Centre for Modern Studies
Tuesday 24 June 2014, 5.00PM to 6.00pm
Emma Butcher's paper exposes Victorian anxieties about club culture and failed fatherhood through an overlooked example of ‘temperance trash’. By climaxing with an explicit alcohol-induced child murder, the narrative provides a previously overlooked and convincing offering to Victorian studies of defective paternity, drunkenness and domestic masculinity. This paper will explore how working-class masculine brutality was reassigned and symbolically used as a means of understanding masculine domestic dysfunctionality.
Emily Bowles’s paper explores some of the earliest biographies of Dickens and how they each attempted to solidify a calculated image of the author, from the very first memorial volume that appeared only a month after his death written by the notorious pornographer John Camden Hotten to John Forster’s controlled (and controlling) Life-and-Letters-style offering. The post-mortem parrying that Dickens’s friends and family conducted gives us better insight into the politics of Victorian biography, as well as deeper understanding of the Dickens ‘myth’ as it exists today.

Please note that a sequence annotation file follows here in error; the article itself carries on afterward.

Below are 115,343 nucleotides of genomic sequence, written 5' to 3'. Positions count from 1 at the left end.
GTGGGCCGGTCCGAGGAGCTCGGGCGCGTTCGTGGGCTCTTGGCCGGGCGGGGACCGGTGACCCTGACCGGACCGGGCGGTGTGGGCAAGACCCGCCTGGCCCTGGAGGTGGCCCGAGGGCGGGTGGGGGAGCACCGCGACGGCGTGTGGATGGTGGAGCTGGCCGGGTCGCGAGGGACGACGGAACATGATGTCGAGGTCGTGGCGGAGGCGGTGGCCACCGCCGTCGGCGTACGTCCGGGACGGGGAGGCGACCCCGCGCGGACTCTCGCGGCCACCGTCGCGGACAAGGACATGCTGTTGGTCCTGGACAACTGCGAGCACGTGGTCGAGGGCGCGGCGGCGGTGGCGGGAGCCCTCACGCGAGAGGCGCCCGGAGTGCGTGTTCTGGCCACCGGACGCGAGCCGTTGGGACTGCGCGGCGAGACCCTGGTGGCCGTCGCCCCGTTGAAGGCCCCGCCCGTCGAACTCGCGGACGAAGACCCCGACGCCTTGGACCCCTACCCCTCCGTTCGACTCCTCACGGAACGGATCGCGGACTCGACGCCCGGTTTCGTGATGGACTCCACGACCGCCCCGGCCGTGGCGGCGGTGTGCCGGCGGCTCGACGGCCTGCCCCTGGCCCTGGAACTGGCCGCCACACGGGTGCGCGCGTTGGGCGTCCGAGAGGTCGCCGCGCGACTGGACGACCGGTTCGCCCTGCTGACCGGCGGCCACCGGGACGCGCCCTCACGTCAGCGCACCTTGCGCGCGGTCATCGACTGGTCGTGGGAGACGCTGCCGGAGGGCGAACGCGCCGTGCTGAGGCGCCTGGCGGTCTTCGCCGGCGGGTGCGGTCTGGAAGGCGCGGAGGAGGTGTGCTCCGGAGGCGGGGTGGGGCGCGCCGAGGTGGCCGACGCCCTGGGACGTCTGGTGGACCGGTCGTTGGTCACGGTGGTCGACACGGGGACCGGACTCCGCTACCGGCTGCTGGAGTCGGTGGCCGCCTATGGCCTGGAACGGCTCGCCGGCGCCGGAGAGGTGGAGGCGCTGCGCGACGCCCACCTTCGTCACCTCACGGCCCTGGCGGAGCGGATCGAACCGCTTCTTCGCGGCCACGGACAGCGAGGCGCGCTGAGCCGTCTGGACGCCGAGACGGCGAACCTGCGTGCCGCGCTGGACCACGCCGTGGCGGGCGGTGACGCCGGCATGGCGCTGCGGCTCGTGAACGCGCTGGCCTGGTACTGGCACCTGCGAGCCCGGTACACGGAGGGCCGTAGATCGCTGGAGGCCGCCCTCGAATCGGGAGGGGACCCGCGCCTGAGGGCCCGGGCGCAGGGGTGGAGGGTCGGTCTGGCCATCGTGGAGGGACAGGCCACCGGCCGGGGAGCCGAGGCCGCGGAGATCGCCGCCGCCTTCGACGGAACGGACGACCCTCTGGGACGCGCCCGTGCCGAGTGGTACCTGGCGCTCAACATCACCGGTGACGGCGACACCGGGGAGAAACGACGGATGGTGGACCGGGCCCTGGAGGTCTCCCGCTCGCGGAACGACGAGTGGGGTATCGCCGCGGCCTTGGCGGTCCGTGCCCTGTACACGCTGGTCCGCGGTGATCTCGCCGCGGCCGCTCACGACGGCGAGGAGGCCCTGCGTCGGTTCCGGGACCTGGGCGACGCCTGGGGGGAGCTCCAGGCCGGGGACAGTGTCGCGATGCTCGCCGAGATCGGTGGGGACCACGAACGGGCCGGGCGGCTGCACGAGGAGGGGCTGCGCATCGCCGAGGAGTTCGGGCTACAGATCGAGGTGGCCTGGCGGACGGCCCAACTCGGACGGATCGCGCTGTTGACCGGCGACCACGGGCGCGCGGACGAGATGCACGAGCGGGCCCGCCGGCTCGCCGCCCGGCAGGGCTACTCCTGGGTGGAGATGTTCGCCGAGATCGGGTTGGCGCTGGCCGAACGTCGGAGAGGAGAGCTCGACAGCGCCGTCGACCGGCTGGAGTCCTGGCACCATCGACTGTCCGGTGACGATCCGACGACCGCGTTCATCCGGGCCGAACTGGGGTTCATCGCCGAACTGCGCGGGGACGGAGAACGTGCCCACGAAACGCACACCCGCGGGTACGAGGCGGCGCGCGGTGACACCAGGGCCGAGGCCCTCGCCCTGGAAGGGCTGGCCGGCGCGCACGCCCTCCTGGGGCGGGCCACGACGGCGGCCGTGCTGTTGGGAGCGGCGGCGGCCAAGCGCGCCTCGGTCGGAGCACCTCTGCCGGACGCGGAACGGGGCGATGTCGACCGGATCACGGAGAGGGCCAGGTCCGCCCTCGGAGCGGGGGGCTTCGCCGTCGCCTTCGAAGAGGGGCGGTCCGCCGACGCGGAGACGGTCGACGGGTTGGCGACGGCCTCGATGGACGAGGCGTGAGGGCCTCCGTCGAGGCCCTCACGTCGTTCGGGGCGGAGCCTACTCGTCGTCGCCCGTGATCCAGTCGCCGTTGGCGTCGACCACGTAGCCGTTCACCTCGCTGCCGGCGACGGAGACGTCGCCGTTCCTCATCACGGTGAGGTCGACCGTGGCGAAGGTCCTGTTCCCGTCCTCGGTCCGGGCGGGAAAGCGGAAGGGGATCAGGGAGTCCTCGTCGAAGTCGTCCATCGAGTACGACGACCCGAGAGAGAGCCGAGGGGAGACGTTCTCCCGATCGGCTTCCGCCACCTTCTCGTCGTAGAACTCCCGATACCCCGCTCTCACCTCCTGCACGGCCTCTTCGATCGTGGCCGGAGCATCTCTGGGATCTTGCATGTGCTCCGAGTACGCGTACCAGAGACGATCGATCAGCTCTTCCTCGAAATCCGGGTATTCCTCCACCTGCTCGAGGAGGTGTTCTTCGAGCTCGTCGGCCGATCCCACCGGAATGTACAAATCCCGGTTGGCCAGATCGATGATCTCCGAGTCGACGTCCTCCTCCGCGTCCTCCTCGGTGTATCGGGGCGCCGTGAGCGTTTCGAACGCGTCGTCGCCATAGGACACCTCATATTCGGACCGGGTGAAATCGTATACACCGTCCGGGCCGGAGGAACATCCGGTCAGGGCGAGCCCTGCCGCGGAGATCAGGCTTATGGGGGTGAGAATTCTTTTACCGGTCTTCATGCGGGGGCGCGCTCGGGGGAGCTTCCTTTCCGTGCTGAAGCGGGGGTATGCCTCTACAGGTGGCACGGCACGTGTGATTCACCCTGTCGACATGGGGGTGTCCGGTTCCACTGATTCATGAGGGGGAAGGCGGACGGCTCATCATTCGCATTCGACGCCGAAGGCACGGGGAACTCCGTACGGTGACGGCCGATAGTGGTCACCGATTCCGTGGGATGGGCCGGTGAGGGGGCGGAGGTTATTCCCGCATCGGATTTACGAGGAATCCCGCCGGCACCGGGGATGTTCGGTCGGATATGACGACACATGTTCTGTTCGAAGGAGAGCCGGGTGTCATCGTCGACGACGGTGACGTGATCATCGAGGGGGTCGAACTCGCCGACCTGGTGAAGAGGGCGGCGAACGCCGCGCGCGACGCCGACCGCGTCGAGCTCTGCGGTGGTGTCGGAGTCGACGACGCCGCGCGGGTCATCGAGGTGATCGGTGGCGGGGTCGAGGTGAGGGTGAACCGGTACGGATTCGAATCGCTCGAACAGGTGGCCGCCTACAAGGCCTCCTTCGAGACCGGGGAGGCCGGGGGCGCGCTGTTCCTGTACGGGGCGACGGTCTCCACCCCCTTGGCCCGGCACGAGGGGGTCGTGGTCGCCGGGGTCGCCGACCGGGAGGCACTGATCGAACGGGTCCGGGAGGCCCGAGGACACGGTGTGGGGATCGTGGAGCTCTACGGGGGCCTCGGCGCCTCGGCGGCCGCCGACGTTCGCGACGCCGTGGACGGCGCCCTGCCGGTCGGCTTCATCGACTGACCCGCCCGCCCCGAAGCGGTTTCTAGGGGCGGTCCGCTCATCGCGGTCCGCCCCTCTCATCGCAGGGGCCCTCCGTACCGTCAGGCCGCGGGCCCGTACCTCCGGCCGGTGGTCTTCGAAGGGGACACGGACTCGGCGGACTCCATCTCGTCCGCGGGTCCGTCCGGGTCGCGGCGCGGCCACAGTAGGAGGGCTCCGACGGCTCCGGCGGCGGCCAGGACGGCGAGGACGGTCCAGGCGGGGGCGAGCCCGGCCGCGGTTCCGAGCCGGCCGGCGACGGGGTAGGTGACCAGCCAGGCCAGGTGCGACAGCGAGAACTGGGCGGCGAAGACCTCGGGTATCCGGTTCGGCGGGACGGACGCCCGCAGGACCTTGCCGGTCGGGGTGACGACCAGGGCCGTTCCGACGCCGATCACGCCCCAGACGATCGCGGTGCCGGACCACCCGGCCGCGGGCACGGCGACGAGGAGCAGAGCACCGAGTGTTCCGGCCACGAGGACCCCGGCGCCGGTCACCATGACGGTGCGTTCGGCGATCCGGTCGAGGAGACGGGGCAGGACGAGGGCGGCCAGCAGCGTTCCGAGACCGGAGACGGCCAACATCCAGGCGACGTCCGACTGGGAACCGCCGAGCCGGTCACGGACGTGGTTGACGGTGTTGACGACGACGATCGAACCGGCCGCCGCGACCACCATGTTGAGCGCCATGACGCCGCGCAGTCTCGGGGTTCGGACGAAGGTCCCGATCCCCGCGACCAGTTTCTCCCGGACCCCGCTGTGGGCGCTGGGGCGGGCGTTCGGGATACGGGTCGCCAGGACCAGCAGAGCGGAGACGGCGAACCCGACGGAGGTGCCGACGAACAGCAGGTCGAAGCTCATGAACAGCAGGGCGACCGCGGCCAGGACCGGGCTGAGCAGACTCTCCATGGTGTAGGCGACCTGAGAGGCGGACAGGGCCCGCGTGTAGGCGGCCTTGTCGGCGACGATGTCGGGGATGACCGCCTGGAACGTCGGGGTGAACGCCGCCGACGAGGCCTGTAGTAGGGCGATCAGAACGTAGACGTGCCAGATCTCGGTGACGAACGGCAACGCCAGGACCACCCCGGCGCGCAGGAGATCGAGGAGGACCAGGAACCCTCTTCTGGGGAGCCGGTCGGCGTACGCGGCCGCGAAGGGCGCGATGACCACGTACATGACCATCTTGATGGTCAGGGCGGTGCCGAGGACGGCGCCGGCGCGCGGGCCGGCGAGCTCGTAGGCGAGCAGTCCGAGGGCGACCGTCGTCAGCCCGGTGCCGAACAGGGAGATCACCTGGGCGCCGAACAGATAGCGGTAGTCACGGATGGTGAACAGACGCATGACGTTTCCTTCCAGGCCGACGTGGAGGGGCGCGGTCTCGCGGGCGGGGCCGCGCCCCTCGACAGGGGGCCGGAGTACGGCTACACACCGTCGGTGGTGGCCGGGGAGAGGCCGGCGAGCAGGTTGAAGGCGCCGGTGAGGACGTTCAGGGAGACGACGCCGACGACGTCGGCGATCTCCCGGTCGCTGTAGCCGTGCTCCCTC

Location: Seminar room BS/008, Berrick Saul Building
Admission: All welcome